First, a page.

Guidebook take out that we used:  44.477669, -122.508277

Possible alternate take out:  The bridge up this arm of the reservoir  44.473481,-122.445974.  To get there cross Green Peter dam, turn left, and follow that road to the washed out bridge (or if that gets repaired maybe all the way to where it crosses the Middle Santiam).

Put in:  Where Sheep Creek road crosses the Middle Santiam just upstream of these coordinates.  44.469041,-122.149944

The put in is commonly snowed in when the run has water, so get it on the outer edges of the season or be prepared to hike through snow.


     -jacob


Thursday, September 18, 2014

Dougan

This is the stream that comes in just below Dougan Falls on the Washougal.  Less than a mile upstream of the confluence the stream branches into two forks, each quit small.  I ran the slides just upstream of the Washougal confluence with Theron Jourdan one wintery day.  If the stream from the forks down was free of wood it would be worth doing once or twice.  It was pretty clean looking last time I was up there at low water.  My dad may have done it once, or maybe he just scouted and told me about it.  Anyway, it could be an interesting section to do in conjunction with the Washougal Falls section.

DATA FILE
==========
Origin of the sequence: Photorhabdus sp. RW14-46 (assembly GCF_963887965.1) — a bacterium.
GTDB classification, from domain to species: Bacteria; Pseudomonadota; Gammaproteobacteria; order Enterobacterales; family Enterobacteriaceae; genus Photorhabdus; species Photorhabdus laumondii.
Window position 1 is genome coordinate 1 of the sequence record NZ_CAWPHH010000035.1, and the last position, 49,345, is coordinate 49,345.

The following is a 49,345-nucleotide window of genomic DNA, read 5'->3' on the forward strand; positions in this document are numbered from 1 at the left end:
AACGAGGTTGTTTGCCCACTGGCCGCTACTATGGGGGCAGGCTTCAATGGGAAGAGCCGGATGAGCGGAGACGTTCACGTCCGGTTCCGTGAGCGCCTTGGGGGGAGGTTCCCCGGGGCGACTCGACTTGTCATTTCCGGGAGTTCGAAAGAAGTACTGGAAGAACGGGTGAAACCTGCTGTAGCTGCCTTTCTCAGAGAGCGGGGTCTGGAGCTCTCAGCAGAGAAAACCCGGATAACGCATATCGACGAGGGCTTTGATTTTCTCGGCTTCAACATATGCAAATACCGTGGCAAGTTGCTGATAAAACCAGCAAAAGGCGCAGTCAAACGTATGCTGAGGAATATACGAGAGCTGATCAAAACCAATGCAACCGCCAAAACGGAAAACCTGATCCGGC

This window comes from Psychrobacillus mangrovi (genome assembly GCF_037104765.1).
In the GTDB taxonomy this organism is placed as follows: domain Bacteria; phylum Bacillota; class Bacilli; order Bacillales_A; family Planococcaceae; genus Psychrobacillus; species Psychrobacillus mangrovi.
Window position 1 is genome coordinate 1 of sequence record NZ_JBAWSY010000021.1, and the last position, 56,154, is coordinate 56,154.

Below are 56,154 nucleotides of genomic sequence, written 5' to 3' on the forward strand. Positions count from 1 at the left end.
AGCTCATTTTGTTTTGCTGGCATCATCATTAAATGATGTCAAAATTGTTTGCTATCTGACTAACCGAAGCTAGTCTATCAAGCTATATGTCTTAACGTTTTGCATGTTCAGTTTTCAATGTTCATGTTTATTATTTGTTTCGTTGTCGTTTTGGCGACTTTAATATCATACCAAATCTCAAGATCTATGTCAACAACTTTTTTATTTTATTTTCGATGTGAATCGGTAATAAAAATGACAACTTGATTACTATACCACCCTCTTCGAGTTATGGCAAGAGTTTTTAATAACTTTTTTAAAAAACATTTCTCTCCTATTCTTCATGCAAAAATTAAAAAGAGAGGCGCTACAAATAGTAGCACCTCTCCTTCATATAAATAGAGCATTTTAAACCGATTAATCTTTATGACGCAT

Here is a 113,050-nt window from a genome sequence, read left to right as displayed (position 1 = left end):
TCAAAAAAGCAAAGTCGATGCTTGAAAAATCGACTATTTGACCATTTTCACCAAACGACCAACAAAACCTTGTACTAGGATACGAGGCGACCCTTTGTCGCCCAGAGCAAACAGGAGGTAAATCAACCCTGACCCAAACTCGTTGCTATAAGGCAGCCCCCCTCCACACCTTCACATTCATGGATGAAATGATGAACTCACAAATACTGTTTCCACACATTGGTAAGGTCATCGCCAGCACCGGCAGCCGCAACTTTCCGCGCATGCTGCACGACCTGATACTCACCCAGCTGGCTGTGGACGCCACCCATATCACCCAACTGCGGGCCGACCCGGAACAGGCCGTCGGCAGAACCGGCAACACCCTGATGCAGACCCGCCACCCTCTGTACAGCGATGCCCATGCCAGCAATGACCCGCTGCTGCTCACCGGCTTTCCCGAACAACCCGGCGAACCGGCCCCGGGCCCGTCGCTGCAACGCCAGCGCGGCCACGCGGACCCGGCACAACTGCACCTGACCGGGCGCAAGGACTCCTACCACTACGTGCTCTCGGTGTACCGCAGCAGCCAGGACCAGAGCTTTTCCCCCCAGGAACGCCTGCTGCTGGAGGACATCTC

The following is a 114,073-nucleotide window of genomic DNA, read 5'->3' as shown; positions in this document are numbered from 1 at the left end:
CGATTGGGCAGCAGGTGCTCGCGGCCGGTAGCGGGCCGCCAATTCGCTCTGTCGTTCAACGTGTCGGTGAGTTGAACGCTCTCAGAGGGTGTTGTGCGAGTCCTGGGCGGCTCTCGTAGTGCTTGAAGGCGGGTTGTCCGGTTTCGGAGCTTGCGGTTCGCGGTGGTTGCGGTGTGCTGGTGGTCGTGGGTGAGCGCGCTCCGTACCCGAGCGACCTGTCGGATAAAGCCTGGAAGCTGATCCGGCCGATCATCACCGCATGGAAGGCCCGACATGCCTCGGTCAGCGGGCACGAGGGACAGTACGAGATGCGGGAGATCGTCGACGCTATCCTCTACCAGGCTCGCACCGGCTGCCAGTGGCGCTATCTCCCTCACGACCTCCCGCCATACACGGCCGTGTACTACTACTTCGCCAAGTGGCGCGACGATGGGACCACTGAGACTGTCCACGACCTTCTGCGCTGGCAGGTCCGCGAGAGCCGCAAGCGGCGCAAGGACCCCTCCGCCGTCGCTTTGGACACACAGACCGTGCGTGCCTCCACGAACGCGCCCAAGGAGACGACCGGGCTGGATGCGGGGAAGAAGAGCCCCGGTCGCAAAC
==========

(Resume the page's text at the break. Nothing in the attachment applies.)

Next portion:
Sandy

This one is in a lot of PNW guide books and gets run all the time.  Here is a report of my dad and friends running all the guidebook sections in a day.

Sandy River in a Day


SF Yamhill

I took a couple friends down the run starting near the Spirit Mountain Casino, adjacent to HWY 18.  They both swam in the first 100 yards so hiked out through a field.  I ran the next five miles to get the vehicle since we had done a bike/hitchhike thing.  Mostly class 1, a couple of 2's maybe with some willows growing in the creek bed.  I have read about good play at high flows including some surfboarding.  I use this gauge, when its nearing 2000 I know the smaller creeks in the area are at a good level.